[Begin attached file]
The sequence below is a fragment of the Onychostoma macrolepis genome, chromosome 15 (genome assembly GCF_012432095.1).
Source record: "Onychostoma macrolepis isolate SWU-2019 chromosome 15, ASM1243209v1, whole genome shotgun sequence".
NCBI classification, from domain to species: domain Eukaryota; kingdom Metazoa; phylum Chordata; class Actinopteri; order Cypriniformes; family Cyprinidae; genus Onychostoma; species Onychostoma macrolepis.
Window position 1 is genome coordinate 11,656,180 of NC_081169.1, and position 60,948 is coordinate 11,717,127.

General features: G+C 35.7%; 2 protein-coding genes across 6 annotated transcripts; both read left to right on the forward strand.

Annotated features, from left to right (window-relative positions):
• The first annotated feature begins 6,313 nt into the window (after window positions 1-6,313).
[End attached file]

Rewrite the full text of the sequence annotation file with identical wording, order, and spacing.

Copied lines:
The sequence below is a fragment of the Onychostoma macrolepis genome, chromosome 15 (genome assembly GCF_012432095.1).
Source record: "Onychostoma macrolepis isolate SWU-2019 chromosome 15, ASM1243209v1, whole genome shotgun sequence".
NCBI classification, from domain to species: domain Eukaryota; kingdom Metazoa; phylum Chordata; class Actinopteri; order Cypriniformes; family Cyprinidae; genus Onychostoma; species Onychostoma macrolepis.
Window position 1 is genome coordinate 11,656,180 of NC_081169.1, and position 60,948 is coordinate 11,717,127.

General features: G+C 35.7%; 2 protein-coding genes across 6 annotated transcripts; both read left to right on the forward strand.

Annotated features, from left to right (window-relative positions):
• The first annotated feature begins 6,313 nt into the window (after window positions 1-6,313).